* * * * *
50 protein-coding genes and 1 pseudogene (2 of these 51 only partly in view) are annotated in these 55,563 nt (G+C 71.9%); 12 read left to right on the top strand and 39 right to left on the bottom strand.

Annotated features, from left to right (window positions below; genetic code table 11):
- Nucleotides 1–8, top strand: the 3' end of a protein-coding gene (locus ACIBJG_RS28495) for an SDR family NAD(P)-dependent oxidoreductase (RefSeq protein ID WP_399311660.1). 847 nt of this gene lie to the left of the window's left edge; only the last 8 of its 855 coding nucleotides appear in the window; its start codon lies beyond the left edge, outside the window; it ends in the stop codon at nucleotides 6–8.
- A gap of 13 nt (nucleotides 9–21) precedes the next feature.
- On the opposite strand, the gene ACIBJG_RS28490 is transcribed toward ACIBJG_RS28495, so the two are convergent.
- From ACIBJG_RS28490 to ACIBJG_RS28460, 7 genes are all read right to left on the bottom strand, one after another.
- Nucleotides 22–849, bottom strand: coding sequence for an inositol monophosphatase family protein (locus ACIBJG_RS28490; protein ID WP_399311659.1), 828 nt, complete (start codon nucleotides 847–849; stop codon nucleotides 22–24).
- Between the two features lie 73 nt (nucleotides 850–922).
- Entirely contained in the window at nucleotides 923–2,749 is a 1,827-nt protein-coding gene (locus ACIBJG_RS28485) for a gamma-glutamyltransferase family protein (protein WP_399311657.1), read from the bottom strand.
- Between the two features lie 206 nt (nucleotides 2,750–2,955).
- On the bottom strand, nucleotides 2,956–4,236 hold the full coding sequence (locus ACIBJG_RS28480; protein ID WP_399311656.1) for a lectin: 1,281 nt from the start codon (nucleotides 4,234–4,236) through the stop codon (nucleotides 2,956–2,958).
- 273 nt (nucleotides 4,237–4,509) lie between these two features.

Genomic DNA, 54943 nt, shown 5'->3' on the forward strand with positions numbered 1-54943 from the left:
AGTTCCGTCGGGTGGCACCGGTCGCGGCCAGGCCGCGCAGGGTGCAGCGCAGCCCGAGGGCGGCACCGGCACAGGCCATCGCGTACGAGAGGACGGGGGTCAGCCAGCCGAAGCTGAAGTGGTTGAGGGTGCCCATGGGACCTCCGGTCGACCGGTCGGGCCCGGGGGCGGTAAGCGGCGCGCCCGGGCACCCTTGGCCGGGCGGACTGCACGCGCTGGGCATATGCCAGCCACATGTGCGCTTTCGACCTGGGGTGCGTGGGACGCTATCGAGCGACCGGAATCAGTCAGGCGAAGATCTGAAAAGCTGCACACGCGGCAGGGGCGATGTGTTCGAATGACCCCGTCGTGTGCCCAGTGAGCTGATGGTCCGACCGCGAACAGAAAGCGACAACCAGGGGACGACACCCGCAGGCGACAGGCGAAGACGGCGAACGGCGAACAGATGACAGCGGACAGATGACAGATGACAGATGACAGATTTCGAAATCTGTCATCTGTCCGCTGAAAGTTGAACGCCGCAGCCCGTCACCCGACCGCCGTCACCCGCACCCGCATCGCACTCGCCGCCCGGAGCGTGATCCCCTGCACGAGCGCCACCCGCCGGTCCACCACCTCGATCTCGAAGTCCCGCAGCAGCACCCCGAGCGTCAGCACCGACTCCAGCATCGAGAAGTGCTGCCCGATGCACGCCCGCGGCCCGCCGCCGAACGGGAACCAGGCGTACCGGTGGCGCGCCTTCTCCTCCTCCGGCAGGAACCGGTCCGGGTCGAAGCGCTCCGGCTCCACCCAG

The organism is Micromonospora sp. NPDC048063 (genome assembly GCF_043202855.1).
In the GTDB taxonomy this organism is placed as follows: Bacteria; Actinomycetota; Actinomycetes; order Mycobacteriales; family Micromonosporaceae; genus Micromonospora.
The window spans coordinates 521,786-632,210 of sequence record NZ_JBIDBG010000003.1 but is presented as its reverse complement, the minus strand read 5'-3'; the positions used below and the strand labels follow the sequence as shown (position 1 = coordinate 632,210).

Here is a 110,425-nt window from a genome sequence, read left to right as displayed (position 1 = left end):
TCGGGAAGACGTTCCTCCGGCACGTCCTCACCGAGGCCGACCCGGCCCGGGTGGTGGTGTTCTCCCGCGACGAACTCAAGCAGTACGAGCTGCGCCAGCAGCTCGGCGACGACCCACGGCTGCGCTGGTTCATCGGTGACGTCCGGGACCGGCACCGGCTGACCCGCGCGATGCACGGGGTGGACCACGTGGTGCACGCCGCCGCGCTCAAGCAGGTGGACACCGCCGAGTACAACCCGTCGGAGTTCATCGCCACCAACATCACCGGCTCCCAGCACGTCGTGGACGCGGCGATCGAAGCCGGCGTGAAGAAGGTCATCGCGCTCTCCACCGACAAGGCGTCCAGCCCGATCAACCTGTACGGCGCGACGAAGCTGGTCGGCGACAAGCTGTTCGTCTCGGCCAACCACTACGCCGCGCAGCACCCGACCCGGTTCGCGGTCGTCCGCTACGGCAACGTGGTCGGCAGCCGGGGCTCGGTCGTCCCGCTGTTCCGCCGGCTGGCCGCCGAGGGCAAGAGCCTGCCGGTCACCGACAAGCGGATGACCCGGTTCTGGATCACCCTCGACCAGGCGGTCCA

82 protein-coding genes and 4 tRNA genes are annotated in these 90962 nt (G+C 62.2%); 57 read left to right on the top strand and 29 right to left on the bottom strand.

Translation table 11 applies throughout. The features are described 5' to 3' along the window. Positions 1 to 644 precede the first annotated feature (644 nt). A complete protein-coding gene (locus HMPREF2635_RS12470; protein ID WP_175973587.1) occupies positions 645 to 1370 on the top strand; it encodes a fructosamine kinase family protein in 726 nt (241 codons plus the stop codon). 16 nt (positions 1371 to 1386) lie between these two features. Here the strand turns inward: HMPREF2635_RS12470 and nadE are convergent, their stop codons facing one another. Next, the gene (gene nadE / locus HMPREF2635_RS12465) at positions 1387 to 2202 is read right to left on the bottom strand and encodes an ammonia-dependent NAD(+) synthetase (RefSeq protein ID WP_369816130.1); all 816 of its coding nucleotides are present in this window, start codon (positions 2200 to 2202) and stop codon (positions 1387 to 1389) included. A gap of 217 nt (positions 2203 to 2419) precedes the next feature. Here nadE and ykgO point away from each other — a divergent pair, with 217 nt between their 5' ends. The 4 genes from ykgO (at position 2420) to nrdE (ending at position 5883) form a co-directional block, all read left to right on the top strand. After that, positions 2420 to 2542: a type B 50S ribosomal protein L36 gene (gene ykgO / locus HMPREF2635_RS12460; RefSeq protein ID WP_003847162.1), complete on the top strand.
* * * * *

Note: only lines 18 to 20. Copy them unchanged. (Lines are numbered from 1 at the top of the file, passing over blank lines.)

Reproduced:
Here is a 110,425-nt window from a genome sequence, read left to right as displayed (position 1 = left end):
TCGGGAAGACGTTCCTCCGGCACGTCCTCACCGAGGCCGACCCGGCCCGGGTGGTGGTGTTCTCCCGCGACGAACTCAAGCAGTACGAGCTGCGCCAGCAGCTCGGCGACGACCCACGGCTGCGCTGGTTCATCGGTGACGTCCGGGACCGGCACCGGCTGACCCGCGCGATGCACGGGGTGGACCACGTGGTGCACGCCGCCGCGCTCAAGCAGGTGGACACCGCCGAGTACAACCCGTCGGAGTTCATCGCCACCAACATCACCGGCTCCCAGCACGTCGTGGACGCGGCGATCGAAGCCGGCGTGAAGAAGGTCATCGCGCTCTCCACCGACAAGGCGTCCAGCCCGATCAACCTGTACGGCGCGACGAAGCTGGTCGGCGACAAGCTGTTCGTCTCGGCCAACCACTACGCCGCGCAGCACCCGACCCGGTTCGCGGTCGTCCGCTACGGCAACGTGGTCGGCAGCCGGGGCTCGGTCGTCCCGCTGTTCCGCCGGCTGGCCGCCGAGGGCAAGAGCCTGCCGGTCACCGACAAGCGGATGACCCGGTTCTGGATCACCCTCGACCAGGCGGTCCA

82 protein-coding genes and 4 tRNA genes are annotated in these 90962 nt (G+C 62.2%); 57 read left to right on the top strand and 29 right to left on the bottom strand.